A Glossary of Breeding Terminology
BROODMARE SIRE Also known as the damsire – the sire of the dam of a horse, or maternal grandsire.
BY A horse is ‘by’ a certain sire – this term is never used for the dam.
COLT A male under the age of four years which has not been gelded.
DAM Mother of a horse.
DAMSIRE Also known as the broodmare sire – the sire of the dam of a horse, or maternal grandsire.
DISTAFF The female or dam’s side of the pedigree.
ENTIRE Male horse over three years old which has not been castrated, also known as a stallion.
FILLY A female under the age of four years.
FIRST DAM The dam or mother of a horse.
FIVE EIGHTHS SISTER / BROTHER Where five of the eight great-grandparents are the same as those of another horse.
FOAL The offspring of a dam.
FULL SISTER / BROTHER A horse by the same sire and same dam.
GELDING A male horse which has been castrated. Gelding is usually performed in a horse’s second or third year, but it can be carried out from a very early age. Reasons for gelding include unruly behaviour, lack of concentration on raceday activities and excess body weight (stallions generally carry more body fat than geldings or mares and consequently place more pressure on their legs).
HALF SISTER / BROTHER A horse from the same dam. A horse by the same sire is not termed a relation – it is referred to only as being by the same sire. This is because a stallion may have hundreds of progeny every year for many years, whereas most mares will only have 10 or so foals in their lifetime, making the relationship more relevant.
INBREEDING Mating a mare to a stallion who carries the same individual within the first three generations is ‘inbreeding’ to that individual. For example, War Relic is inbred to Fairy Gold, who appears on the second remove of his sire and the second remove of his dam. As a product of that mating, War Relic is said to be inbred 3 x 3 to Fairy Gold. To give even more detail to this description, War Relic is inbred 3m x 3f – ie, through a son (m) and a daughter (f).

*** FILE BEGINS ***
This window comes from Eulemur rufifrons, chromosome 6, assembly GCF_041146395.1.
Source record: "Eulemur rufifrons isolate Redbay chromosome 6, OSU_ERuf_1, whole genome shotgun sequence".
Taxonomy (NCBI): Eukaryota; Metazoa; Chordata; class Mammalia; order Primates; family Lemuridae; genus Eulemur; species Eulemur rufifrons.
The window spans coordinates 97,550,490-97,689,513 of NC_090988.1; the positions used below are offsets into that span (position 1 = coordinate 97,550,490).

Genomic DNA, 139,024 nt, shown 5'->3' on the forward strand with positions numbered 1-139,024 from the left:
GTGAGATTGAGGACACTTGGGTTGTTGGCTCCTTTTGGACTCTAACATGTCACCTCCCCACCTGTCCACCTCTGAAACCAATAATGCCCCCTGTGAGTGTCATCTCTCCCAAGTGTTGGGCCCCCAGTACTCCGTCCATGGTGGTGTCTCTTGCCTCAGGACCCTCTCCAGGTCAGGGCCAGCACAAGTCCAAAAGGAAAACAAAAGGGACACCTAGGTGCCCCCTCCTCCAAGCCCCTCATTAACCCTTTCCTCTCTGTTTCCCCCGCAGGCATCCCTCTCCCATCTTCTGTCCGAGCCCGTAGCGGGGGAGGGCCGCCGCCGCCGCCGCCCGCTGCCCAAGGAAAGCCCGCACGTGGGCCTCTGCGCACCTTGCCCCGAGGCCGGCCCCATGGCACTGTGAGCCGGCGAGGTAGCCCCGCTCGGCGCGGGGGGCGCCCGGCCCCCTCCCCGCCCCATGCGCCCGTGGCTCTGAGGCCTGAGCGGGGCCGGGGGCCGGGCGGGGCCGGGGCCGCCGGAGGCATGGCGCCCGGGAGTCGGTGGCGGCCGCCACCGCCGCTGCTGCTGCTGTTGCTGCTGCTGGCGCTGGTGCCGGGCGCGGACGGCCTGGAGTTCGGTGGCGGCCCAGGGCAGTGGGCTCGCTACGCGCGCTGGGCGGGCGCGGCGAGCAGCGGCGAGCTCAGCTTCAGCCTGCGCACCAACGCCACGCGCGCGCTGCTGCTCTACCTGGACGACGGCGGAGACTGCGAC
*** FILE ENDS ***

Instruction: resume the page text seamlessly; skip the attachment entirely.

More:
NICKS Crosses (usually of a sire over a broodmare sire) which have proven to have an above average record for producing stakes winners.
OUT OF A horse is ‘from’ or ‘out of’ a certain dam – these terms are never used for the sire.
PEDIGREE Family tree of a horse – in the Thoroughbred it can be traced back to the creation of the breed (from a mixture of Arab and Barb horses) two hundred years ago. Modern day Thoroughbreds can trace their ancestry back to one of three particular foundation stallions, the Godolphin Arabian, the Byerley Turk and the Darley Arabian.
PROGENY The offspring of a horse.
RIG A male horse which has a testicle that has not descended into the scrotum. Gelding of a rig requires a surgical operation.
SECOND DAM The grand-dam (grandmother) on the female side of the pedigree.
SIRE Father of a horse (a stallion at stud is not termed a sire in catalogue pedigrees until he produces a winner).
STALLION Male horse over three years old which has not been castrated, also known as an ‘entire’.
TABULATED PEDIGREE A pedigree displayed in table or grid format. The sire is always positioned at the top of the pedigree and the dam at the bottom.
THIRD DAM The great grand-dam on the female side of the pedigree.
THREE QUARTER SISTER / BROTHER Where a horse is by the same sire and the dam is a half sister to the dam of the other horse (three of the four grandparents are the same).
WEANLING Horse under the age of one year which has been weaned from its dam.
YEARLING A young horse that is a year old or that is in its second year.